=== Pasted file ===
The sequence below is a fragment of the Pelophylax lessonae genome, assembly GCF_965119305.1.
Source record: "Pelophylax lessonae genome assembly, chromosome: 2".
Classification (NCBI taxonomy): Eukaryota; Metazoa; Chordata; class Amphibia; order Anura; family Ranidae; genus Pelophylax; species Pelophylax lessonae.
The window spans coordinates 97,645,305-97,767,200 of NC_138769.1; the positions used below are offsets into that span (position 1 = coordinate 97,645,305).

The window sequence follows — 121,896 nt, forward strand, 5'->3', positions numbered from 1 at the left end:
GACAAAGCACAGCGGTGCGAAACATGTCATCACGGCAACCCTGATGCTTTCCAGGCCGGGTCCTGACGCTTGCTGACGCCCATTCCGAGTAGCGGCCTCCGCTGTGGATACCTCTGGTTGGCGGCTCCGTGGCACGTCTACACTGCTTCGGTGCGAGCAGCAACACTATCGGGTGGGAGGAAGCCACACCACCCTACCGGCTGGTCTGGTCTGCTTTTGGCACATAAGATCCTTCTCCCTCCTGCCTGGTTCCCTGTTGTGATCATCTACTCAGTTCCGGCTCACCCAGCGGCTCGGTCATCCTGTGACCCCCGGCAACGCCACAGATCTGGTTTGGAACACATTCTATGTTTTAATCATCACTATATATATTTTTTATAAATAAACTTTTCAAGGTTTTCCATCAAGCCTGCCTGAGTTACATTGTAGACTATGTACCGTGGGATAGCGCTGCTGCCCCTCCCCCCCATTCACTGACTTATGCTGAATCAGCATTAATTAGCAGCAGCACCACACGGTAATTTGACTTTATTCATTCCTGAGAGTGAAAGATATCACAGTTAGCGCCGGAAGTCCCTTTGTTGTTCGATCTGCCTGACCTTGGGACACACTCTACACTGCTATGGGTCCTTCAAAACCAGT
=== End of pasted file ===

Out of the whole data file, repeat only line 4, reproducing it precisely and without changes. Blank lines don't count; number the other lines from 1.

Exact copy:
The window spans coordinates 97,645,305-97,767,200 of NC_138769.1; the positions used below are offsets into that span (position 1 = coordinate 97,645,305).